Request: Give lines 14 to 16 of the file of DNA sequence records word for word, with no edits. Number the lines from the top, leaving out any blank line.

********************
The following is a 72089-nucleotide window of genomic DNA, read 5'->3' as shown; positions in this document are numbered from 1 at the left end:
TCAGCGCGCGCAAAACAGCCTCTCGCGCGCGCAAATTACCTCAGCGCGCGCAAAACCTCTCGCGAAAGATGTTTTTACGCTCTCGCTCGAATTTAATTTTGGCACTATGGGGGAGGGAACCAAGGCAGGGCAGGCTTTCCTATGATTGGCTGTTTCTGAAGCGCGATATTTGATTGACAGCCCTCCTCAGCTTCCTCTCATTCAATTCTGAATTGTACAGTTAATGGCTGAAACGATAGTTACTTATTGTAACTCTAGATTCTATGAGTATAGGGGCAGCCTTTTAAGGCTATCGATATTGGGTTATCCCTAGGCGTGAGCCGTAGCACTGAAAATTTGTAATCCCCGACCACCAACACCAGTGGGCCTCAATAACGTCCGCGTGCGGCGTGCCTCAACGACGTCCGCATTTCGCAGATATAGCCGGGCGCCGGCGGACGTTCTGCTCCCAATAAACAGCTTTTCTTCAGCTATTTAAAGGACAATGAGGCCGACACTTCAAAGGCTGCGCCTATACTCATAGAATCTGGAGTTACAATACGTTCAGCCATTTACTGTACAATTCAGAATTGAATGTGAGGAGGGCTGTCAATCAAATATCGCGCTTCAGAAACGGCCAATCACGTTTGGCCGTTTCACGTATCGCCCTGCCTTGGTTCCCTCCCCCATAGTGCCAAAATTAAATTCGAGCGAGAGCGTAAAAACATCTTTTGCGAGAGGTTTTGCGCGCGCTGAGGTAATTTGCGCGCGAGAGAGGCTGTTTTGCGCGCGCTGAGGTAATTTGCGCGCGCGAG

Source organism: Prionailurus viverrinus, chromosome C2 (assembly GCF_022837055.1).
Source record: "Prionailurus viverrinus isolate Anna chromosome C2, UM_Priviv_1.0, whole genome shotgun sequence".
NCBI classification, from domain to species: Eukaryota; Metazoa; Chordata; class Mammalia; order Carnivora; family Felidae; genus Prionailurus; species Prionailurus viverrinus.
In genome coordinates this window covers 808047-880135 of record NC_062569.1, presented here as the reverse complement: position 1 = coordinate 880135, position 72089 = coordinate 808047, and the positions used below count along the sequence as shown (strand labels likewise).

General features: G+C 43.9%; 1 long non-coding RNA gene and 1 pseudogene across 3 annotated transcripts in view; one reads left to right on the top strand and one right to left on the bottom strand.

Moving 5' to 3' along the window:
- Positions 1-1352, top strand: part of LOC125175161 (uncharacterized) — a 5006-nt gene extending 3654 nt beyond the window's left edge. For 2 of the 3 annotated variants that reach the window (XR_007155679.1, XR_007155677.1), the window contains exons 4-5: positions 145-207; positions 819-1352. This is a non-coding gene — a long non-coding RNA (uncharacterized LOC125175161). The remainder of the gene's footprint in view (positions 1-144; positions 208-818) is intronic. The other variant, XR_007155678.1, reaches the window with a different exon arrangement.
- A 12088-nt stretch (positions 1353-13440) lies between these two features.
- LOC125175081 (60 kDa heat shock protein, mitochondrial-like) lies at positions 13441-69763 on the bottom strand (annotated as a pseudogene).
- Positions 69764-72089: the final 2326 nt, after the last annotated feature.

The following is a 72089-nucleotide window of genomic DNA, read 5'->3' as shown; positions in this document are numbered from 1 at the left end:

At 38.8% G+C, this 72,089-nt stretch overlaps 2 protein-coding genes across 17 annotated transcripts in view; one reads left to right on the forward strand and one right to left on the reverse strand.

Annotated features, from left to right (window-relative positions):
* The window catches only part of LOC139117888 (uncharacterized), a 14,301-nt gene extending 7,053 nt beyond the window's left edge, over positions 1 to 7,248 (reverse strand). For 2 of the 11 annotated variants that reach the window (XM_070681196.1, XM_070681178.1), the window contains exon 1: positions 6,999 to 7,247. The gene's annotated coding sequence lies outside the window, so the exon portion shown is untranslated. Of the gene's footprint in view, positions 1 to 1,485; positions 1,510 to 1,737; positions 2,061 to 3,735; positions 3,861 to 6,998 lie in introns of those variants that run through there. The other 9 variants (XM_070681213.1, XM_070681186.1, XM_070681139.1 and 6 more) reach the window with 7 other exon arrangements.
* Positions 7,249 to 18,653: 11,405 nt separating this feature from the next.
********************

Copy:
At 38.8% G+C, this 72,089-nt stretch overlaps 2 protein-coding genes across 17 annotated transcripts in view; one reads left to right on the forward strand and one right to left on the reverse strand.

Annotated features, from left to right (window-relative positions):
* The window catches only part of LOC139117888 (uncharacterized), a 14,301-nt gene extending 7,053 nt beyond the window's left edge, over positions 1 to 7,248 (reverse strand). For 2 of the 11 annotated variants that reach the window (XM_070681196.1, XM_070681178.1), the window contains exon 1: positions 6,999 to 7,247. The gene's annotated coding sequence lies outside the window, so the exon portion shown is untranslated. Of the gene's footprint in view, positions 1 to 1,485; positions 1,510 to 1,737; positions 2,061 to 3,735; positions 3,861 to 6,998 lie in introns of those variants that run through there. The other 9 variants (XM_070681213.1, XM_070681186.1, XM_070681139.1 and 6 more) reach the window with 7 other exon arrangements.